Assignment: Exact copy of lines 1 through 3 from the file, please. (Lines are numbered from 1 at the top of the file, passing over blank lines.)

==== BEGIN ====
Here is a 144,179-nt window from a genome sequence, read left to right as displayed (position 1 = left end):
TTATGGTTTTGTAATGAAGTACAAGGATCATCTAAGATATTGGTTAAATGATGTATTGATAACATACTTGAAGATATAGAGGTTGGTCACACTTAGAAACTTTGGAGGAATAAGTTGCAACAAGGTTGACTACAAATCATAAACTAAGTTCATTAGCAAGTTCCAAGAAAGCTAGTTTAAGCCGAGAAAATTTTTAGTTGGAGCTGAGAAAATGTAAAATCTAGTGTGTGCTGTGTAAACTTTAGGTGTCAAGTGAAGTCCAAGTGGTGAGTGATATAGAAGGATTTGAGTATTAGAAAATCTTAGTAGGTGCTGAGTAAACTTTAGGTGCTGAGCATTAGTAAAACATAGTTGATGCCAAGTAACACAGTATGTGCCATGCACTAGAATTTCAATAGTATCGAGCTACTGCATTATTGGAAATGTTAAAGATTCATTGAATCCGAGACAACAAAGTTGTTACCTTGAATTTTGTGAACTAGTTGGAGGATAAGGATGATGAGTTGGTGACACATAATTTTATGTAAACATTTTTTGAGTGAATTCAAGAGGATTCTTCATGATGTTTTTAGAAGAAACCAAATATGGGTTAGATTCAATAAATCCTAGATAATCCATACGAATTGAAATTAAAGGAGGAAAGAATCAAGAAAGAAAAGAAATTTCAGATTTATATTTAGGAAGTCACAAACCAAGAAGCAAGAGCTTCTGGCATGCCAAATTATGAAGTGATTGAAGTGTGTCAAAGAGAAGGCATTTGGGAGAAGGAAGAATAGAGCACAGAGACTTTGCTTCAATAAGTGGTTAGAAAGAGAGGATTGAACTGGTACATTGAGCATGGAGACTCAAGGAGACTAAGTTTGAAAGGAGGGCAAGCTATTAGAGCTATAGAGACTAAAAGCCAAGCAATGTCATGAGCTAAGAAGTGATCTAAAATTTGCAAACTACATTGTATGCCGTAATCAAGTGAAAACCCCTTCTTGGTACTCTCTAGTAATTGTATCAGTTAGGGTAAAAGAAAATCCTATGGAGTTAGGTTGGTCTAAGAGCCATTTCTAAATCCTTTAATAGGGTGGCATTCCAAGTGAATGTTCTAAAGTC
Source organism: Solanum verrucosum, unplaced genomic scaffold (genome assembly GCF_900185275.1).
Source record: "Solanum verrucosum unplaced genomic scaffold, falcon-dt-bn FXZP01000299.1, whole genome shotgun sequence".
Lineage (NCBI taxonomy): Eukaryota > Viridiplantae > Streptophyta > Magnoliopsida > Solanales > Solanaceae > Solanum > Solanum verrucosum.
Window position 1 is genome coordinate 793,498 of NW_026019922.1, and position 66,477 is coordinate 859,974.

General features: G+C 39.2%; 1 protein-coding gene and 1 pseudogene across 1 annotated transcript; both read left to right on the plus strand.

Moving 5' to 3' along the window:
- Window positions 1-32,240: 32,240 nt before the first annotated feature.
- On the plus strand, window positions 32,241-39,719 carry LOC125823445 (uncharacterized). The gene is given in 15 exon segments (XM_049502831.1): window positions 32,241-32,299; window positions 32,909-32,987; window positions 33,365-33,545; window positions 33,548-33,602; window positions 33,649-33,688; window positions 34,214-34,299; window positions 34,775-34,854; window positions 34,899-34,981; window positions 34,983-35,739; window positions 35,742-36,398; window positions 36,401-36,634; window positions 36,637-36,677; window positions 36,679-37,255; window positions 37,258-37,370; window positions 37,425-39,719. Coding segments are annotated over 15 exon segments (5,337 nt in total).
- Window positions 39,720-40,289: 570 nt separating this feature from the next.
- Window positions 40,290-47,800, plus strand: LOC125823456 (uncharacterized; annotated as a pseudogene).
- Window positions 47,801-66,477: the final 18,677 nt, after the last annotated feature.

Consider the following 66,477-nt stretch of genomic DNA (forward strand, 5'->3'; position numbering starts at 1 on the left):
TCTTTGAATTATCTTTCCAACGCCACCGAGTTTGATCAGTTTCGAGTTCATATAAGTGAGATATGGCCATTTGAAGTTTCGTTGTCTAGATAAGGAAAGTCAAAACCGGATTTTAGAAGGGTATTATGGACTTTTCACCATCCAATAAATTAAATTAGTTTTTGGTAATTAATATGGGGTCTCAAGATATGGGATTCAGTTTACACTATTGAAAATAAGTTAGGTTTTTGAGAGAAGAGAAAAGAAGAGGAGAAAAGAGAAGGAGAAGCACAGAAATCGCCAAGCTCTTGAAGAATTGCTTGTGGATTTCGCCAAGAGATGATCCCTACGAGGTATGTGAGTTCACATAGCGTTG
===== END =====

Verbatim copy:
Here is a 144,179-nt window from a genome sequence, read left to right as displayed (position 1 = left end):
TTATGGTTTTGTAATGAAGTACAAGGATCATCTAAGATATTGGTTAAATGATGTATTGATAACATACTTGAAGATATAGAGGTTGGTCACACTTAGAAACTTTGGAGGAATAAGTTGCAACAAGGTTGACTACAAATCATAAACTAAGTTCATTAGCAAGTTCCAAGAAAGCTAGTTTAAGCCGAGAAAATTTTTAGTTGGAGCTGAGAAAATGTAAAATCTAGTGTGTGCTGTGTAAACTTTAGGTGTCAAGTGAAGTCCAAGTGGTGAGTGATATAGAAGGATTTGAGTATTAGAAAATCTTAGTAGGTGCTGAGTAAACTTTAGGTGCTGAGCATTAGTAAAACATAGTTGATGCCAAGTAACACAGTATGTGCCATGCACTAGAATTTCAATAGTATCGAGCTACTGCATTATTGGAAATGTTAAAGATTCATTGAATCCGAGACAACAAAGTTGTTACCTTGAATTTTGTGAACTAGTTGGAGGATAAGGATGATGAGTTGGTGACACATAATTTTATGTAAACATTTTTTGAGTGAATTCAAGAGGATTCTTCATGATGTTTTTAGAAGAAACCAAATATGGGTTAGATTCAATAAATCCTAGATAATCCATACGAATTGAAATTAAAGGAGGAAAGAATCAAGAAAGAAAAGAAATTTCAGATTTATATTTAGGAAGTCACAAACCAAGAAGCAAGAGCTTCTGGCATGCCAAATTATGAAGTGATTGAAGTGTGTCAAAGAGAAGGCATTTGGGAGAAGGAAGAATAGAGCACAGAGACTTTGCTTCAATAAGTGGTTAGAAAGAGAGGATTGAACTGGTACATTGAGCATGGAGACTCAAGGAGACTAAGTTTGAAAGGAGGGCAAGCTATTAGAGCTATAGAGACTAAAAGCCAAGCAATGTCATGAGCTAAGAAGTGATCTAAAATTTGCAAACTACATTGTATGCCGTAATCAAGTGAAAACCCCTTCTTGGTACTCTCTAGTAATTGTATCAGTTAGGGTAAAAGAAAATCCTATGGAGTTAGGTTGGTCTAAGAGCCATTTCTAAATCCTTTAATAGGGTGGCATTCCAAGTGAATGTTCTAAAGTC
Source organism: Solanum verrucosum, unplaced genomic scaffold (genome assembly GCF_900185275.1).